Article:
"As a business entity, their focus was always on consumable businesses, and rethinking how you sell (camera) hardware that only sells every few years is a very different kind of business," NPD analyst Stephen Baker said.

"Getting out of a market that's declining rapidly ... is probably a good idea," said Baker who estimated that U.S. camera sales had fallen about 20 percent in 2011 from 2010.

Before the digital age, Kodak cameras included the Brownie -- launched in 1900 with a $1 price tag -- and the Instamatic, which was launched in 1963.

A Kodak camera was used on the Apollo 11 mission in 1969, according to the company. And NASA said that a Kodak camera was used by the astronauts to film lunar soil from only inches away.

Kodak film has been used on 80 movies that have won Best Picture Oscars, according to the company.

In a stark move away from its more glamorous past however, Kodak recently had to ask for permission to end its 20-year Hollywood Theater sponsorship, worth $72 million. However, it was told in a filing late Wednesday that it could not get out of the deal ahead of the Feb 26. Oscars ceremony.

"The invitations and advertisements for the 2012 Academy Awards show are out. They cannot be recalled," CIM Group, the owner of the theater said in a court filing.

Kodak said on Thursday that the move out of cameras was the "logical extension" of its recent plan to improve margins in the camera business by narrowing its product portfolio, geographies and retail outlets.

The company, which depends on digital technology for three-quarters of its revenue, plans to continue to offer online and retail photo printing as well as desktop printers.

Remaining consumer services will also include retail-based photo kiosks and dry lab systems. Kodak said it has more than 100,000 kiosks and order stations for dry lab systems around the world.

Besides its consumer businesses segment, Kodak has a commercial business that includes enterprise services, graphics, entertainment and commercial films units.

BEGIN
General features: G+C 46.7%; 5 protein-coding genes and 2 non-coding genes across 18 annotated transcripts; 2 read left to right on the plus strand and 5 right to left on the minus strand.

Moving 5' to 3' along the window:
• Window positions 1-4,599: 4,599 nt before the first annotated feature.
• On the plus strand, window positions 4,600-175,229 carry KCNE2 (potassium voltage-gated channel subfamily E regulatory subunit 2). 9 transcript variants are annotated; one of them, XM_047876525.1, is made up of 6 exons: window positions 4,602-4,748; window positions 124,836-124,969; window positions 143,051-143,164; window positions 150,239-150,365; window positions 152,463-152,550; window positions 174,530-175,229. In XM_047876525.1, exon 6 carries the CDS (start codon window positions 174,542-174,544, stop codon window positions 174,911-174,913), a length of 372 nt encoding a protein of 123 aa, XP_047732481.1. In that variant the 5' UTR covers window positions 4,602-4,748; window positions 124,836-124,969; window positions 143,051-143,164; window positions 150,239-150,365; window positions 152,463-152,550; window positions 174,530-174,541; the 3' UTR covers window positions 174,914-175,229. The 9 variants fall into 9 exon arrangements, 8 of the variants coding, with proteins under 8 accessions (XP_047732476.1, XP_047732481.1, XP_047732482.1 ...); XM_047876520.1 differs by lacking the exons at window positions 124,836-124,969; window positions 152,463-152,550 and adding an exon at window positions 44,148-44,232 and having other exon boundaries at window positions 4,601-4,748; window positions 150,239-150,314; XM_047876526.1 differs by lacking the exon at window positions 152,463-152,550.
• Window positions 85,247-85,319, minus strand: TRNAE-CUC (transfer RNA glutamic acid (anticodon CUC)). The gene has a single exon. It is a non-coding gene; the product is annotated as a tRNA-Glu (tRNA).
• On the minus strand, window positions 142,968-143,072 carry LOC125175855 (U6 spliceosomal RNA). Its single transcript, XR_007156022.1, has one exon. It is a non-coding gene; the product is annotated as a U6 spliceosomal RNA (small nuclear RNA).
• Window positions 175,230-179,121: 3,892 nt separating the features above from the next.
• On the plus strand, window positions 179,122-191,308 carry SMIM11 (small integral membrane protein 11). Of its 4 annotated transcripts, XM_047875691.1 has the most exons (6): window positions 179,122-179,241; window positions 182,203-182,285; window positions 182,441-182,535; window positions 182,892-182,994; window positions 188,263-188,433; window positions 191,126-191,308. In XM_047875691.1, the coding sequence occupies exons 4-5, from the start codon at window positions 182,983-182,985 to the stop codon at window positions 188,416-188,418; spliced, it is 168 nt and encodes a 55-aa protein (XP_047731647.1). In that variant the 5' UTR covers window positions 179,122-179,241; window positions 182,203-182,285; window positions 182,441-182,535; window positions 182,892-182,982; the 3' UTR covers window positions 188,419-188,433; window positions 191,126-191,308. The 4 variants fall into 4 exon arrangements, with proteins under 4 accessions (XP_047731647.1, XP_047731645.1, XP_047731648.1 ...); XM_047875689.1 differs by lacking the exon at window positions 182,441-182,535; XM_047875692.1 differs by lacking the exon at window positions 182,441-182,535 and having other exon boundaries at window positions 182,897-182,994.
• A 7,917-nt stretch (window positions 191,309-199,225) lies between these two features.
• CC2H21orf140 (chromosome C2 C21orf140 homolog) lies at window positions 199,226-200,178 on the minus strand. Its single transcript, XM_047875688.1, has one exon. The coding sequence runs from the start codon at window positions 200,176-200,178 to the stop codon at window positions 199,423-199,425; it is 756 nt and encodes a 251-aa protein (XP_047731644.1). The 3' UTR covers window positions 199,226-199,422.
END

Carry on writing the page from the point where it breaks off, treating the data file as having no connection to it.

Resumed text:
The company promised to honor all related product warranties, and provide technical support and service for its cameras, pocket video cameras and digital picture frames.

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Re: Eastman Kodak (EK)

Postby iam802 » Wed Feb 15, 2012 9:23 pm

Apple Asks to Sue Bankrupt Kodak on Patents

http://www.bloomberg.com/news/2012-02-1 ... ement.html
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Re: Eastman Kodak (EK)

Postby iam802 » Fri Mar 02, 2012 10:58 pm

Online Photo Service is sold to Shutterfly (SFLY)
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Re: Eastman Kodak (EK)

Postby iam802 » Mon May 14, 2012 8:23 pm

Kodak has a nuclear reactor??

How did they get it? Are they working on some govt. project?

--
Kodak Had a Secret Nuclear Reactor Loaded With Weapons-Grade Uranium Hidden In a Basement

http://gizmodo.com/5909961/
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Re: Eastman Kodak (EK)

Postby iam802 » Mon Jun 11, 2012 8:50 pm

Your patents is only worth as much as the last transactions.

Kodak can't find buyers for their patents.

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Kodak's Patent Allure Fades

http://online.wsj.com/article/SB1000142 ... Collection
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Re: Eastman Kodak (EK)

Postby iam802 » Thu Aug 22, 2013 5:02 pm

Out of bankruptcy

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Kodak Reorganization Approval Affirms Move From Cameras

http://www.bloomberg.com/news/print/201 ... -york.html

Eastman Kodak Co. (EKDKQ), which dominated the photography industry before being hobbled by digital competition, won court approval of a plan to exit bankruptcy as a commercial printing company that sells nothing to consumers.

The plan, which cuts about $4.1 billion of debt, was approved yesterday by U.S. Bankruptcy Judge Allan Gropper in Manhattan. It affirms Kodak’s move away from cameras, film sales and consumer photo developing, which made it a household name, to focus on printing technology for corporate customers.

Kodak “is in many ways a new operation” after shedding its best-known businesses, Gropper said. “This is on a day when many are losing retirement benefits, when many are finding that their recovery as a creditor is just a minute fraction” of what they expected.

Secured claims will be paid in full under the plan, while shareholders will receive nothing. Unsecured creditors with estimated claims of as much as $2.2 billion will be paid 4 cents to 5 cents on the dollar. In court papers, Kodak called the plan a “comprehensive compromise” between the company and its creditors.